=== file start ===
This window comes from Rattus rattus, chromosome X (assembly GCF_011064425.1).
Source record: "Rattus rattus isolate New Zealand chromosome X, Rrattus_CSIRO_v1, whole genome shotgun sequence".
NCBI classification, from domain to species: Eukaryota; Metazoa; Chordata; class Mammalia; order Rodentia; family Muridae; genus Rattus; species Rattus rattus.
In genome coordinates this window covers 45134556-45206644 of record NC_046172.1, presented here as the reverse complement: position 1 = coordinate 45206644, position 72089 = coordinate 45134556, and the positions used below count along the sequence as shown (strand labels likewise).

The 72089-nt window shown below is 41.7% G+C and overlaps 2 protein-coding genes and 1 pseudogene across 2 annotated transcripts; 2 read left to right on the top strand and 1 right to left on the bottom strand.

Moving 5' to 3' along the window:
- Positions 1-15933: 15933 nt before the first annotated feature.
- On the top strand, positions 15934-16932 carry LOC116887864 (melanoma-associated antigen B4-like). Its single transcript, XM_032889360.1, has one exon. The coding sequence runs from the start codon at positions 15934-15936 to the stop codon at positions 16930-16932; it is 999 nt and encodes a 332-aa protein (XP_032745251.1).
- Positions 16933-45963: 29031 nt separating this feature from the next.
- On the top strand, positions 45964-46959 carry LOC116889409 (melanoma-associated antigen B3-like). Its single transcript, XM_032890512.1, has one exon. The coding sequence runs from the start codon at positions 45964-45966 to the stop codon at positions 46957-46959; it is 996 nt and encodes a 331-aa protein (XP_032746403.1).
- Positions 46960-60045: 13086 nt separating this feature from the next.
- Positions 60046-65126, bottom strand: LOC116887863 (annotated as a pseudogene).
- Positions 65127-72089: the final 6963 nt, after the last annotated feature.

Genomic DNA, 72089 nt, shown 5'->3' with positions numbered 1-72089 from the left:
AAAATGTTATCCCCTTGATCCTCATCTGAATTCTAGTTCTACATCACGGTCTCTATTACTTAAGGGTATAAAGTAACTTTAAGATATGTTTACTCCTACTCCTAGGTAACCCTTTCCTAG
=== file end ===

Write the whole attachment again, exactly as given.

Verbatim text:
This window comes from Rattus rattus, chromosome X (assembly GCF_011064425.1).
Source record: "Rattus rattus isolate New Zealand chromosome X, Rrattus_CSIRO_v1, whole genome shotgun sequence".
NCBI classification, from domain to species: Eukaryota; Metazoa; Chordata; class Mammalia; order Rodentia; family Muridae; genus Rattus; species Rattus rattus.
In genome coordinates this window covers 45134556-45206644 of record NC_046172.1, presented here as the reverse complement: position 1 = coordinate 45206644, position 72089 = coordinate 45134556, and the positions used below count along the sequence as shown (strand labels likewise).

The 72089-nt window shown below is 41.7% G+C and overlaps 2 protein-coding genes and 1 pseudogene across 2 annotated transcripts; 2 read left to right on the top strand and 1 right to left on the bottom strand.

Moving 5' to 3' along the window:
- Positions 1-15933: 15933 nt before the first annotated feature.
- On the top strand, positions 15934-16932 carry LOC116887864 (melanoma-associated antigen B4-like). Its single transcript, XM_032889360.1, has one exon. The coding sequence runs from the start codon at positions 15934-15936 to the stop codon at positions 16930-16932; it is 999 nt and encodes a 332-aa protein (XP_032745251.1).
- Positions 16933-45963: 29031 nt separating this feature from the next.
- On the top strand, positions 45964-46959 carry LOC116889409 (melanoma-associated antigen B3-like). Its single transcript, XM_032890512.1, has one exon. The coding sequence runs from the start codon at positions 45964-45966 to the stop codon at positions 46957-46959; it is 996 nt and encodes a 331-aa protein (XP_032746403.1).
- Positions 46960-60045: 13086 nt separating this feature from the next.
- Positions 60046-65126, bottom strand: LOC116887863 (annotated as a pseudogene).
- Positions 65127-72089: the final 6963 nt, after the last annotated feature.

Genomic DNA, 72089 nt, shown 5'->3' with positions numbered 1-72089 from the left:
AAAATGTTATCCCCTTGATCCTCATCTGAATTCTAGTTCTACATCACGGTCTCTATTACTTAAGGGTATAAAGTAACTTTAAGATATGTTTACTCCTACTCCTAGGTAACCCTTTCCTAG